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I agree with Gene. You don't know enough about the way the company works to
assume that this isn't the recruiter that they are relying on to do all of
She might be just one of many, but she also might be the only one who is
contracted exclusively by that company to evaluate all of their candidates
before they are presented to a hiring manager. That manager too might be
relying on that recruiter to find writers who have specific attributes to
save his/her time before buckling down to the lengthy task of going through
I'd wait at least a week before I followed up, though that might be really
hard if you feel you are the candidate who meets all of their stated
Best of luck.
On Tue, Feb 12, 2013 at 5:41 PM, Gene Kim-Eng <techwr -at- genek -dot- com> wrote:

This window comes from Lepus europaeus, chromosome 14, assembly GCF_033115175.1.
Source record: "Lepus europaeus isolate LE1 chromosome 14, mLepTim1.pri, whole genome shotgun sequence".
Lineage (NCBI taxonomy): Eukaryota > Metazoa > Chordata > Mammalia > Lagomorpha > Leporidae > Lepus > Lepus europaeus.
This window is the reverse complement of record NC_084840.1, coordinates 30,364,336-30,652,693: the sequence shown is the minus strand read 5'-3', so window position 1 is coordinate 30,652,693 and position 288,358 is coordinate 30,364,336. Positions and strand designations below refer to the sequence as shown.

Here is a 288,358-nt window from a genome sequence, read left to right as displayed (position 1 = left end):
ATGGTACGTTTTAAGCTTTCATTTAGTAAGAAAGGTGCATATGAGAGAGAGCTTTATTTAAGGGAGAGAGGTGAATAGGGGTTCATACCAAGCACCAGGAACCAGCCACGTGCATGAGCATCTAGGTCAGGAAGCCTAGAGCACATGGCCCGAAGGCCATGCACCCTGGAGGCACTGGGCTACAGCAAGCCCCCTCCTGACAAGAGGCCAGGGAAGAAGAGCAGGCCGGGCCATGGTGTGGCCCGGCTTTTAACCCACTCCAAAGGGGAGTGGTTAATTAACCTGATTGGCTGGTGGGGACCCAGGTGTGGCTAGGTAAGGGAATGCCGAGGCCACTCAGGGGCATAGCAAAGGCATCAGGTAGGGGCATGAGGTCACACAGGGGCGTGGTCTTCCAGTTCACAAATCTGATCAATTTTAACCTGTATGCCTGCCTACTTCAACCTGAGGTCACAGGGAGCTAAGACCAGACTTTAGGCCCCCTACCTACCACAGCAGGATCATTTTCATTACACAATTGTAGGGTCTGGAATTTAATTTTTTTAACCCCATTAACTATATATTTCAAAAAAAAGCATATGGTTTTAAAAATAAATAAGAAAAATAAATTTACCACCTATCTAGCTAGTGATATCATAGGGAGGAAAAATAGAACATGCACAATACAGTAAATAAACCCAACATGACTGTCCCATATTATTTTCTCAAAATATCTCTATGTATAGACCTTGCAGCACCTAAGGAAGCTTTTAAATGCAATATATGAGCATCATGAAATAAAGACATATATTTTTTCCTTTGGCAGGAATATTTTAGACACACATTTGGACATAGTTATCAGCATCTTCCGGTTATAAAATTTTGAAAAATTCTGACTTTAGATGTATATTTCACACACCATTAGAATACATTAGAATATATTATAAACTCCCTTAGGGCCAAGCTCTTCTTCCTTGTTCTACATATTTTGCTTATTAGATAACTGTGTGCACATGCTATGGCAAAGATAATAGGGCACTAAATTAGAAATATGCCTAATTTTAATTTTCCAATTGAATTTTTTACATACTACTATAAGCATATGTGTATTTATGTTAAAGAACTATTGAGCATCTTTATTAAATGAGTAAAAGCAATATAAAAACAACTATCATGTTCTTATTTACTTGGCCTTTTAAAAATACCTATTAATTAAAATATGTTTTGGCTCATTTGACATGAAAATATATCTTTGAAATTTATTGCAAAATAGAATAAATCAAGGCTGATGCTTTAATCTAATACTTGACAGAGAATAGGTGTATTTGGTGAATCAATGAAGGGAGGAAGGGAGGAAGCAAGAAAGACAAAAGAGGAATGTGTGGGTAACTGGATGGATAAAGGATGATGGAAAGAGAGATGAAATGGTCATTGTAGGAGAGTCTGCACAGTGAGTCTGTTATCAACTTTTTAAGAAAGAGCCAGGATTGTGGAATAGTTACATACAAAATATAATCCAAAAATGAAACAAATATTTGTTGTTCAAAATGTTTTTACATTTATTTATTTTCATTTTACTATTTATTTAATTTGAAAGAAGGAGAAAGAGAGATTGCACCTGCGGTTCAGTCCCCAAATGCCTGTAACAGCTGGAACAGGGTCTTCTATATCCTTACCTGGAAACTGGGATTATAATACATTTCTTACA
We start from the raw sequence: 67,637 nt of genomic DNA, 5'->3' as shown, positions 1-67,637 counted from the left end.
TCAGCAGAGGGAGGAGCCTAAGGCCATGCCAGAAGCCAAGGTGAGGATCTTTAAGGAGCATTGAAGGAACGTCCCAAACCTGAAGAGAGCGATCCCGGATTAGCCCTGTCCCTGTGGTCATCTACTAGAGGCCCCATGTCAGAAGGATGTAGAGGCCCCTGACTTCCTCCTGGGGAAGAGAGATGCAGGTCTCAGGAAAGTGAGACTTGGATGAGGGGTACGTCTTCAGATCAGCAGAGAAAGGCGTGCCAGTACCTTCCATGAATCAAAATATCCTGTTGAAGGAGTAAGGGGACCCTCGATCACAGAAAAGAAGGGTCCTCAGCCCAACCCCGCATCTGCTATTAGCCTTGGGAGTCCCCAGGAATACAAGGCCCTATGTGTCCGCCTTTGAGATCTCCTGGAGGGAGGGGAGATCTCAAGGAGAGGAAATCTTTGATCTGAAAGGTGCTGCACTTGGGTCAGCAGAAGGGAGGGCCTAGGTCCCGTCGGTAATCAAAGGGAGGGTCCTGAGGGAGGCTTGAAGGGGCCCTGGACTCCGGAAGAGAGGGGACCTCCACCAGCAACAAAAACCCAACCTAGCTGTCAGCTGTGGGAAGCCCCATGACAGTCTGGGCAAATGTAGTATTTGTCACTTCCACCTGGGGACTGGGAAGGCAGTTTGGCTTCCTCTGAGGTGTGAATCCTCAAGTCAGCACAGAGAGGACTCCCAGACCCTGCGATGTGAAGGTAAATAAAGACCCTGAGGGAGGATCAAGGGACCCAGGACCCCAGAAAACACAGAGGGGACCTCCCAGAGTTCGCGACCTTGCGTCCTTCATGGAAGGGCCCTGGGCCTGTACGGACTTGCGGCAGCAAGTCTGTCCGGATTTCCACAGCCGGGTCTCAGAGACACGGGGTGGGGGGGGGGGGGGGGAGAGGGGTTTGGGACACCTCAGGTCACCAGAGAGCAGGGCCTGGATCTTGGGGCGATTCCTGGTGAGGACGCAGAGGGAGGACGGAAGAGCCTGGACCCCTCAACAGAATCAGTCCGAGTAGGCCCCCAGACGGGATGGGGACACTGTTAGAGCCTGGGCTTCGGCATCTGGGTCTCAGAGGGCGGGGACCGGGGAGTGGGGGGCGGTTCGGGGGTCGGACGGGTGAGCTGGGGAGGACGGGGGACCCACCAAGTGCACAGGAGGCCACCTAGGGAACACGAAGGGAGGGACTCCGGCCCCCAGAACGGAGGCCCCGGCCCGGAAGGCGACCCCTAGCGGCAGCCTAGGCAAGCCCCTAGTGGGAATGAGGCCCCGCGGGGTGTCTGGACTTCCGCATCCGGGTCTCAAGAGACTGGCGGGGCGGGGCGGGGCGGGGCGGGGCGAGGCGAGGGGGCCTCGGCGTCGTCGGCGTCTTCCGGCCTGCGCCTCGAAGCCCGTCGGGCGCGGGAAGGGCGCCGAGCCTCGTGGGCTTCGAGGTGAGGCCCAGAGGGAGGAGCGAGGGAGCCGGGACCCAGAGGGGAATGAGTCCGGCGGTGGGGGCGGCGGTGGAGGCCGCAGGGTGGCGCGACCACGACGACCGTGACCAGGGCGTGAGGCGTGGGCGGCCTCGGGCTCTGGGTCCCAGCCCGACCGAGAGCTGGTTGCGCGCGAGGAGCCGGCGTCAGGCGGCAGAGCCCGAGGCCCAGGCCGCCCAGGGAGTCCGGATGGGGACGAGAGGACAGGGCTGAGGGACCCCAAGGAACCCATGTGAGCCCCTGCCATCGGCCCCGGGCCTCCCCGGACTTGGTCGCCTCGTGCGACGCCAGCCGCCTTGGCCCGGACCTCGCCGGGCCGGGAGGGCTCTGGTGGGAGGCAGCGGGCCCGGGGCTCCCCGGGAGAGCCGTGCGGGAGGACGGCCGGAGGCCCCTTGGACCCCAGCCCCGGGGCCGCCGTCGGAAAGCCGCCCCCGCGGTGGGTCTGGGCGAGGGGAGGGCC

> It doesn't really matter whether it's an exclusive agency contract. If any
> recruiter submits you the hiring company is probably going to disqualify
> any other attempt to get your resume into their hands to avoid potential
> problems with the recruiter. I would suggest you get back to the recruiter
> ASAP and notify them in writing that you are withdrawing your permission
> for them to present you to the employer. If the hiring company hasn't
> received your resume from them yet you may have a chance to be considered.
> If it already has, your message may have sunk your chances of being
> considered even through that recruiter.
> Gene Kim-Eng
> On 2/12/2013 4:43 PM, Chris Morton wrote:
>> In this way the organization is 1) alerted regarding my interest and 2)
>> they can clearly spell out the rules by which I have to play if I'm to be
>> considered. A third benefit to this gambit is I potentially get to
>> what the recruiter's true role is in all of this.
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STC Vice President Nicky Bleiel is giving a free webinar on best practices
for creating mobile help.